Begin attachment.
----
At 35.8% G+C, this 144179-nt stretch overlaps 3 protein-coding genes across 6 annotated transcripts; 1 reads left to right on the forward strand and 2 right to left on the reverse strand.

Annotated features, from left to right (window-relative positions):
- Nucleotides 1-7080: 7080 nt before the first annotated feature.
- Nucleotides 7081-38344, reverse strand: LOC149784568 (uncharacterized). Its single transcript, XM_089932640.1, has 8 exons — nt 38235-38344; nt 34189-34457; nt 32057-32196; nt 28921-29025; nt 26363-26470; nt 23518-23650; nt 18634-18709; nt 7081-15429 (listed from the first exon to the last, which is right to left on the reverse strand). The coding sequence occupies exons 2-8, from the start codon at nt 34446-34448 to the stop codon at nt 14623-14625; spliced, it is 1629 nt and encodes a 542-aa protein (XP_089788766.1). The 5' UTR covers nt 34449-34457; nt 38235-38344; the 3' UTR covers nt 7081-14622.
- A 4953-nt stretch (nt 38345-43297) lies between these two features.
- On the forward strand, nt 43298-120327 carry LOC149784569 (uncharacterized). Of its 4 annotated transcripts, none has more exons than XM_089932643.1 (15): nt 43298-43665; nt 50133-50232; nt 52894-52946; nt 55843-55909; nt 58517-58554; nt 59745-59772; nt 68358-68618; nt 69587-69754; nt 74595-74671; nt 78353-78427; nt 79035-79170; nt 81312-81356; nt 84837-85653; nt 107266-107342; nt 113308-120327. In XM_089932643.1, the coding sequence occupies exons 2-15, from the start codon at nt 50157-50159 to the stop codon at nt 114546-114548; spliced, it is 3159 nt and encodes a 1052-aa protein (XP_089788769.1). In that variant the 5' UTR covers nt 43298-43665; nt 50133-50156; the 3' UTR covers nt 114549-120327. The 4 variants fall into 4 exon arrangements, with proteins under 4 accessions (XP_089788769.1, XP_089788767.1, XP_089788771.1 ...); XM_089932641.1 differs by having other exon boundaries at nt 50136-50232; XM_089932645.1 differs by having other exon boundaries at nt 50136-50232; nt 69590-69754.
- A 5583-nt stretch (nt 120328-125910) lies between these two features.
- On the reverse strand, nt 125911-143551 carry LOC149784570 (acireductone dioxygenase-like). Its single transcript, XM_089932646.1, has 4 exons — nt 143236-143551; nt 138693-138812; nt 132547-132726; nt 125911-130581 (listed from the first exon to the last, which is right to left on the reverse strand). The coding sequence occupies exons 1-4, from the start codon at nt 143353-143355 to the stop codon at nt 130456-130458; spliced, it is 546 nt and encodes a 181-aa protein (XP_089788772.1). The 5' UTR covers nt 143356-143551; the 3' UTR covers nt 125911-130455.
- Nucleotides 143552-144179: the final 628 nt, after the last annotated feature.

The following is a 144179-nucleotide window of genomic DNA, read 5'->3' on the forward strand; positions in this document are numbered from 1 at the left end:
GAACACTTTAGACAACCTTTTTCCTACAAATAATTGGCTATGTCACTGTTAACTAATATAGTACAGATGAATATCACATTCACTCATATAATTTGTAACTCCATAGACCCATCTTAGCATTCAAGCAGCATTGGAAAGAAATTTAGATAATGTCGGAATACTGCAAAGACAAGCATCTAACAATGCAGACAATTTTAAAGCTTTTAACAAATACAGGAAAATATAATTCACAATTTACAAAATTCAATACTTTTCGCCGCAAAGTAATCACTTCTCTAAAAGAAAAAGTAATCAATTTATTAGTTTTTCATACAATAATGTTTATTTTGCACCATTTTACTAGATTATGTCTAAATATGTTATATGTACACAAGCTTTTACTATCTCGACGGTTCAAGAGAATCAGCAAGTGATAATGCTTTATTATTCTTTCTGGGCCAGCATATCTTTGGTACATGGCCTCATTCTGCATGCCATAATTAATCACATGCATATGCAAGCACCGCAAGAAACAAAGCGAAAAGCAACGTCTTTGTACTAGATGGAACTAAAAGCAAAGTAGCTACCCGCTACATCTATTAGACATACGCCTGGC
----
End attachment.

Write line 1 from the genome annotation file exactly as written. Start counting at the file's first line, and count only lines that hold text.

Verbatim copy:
At 35.8% G+C, this 144179-nt stretch overlaps 3 protein-coding genes across 6 annotated transcripts; 1 reads left to right on the forward strand and 2 right to left on the reverse strand.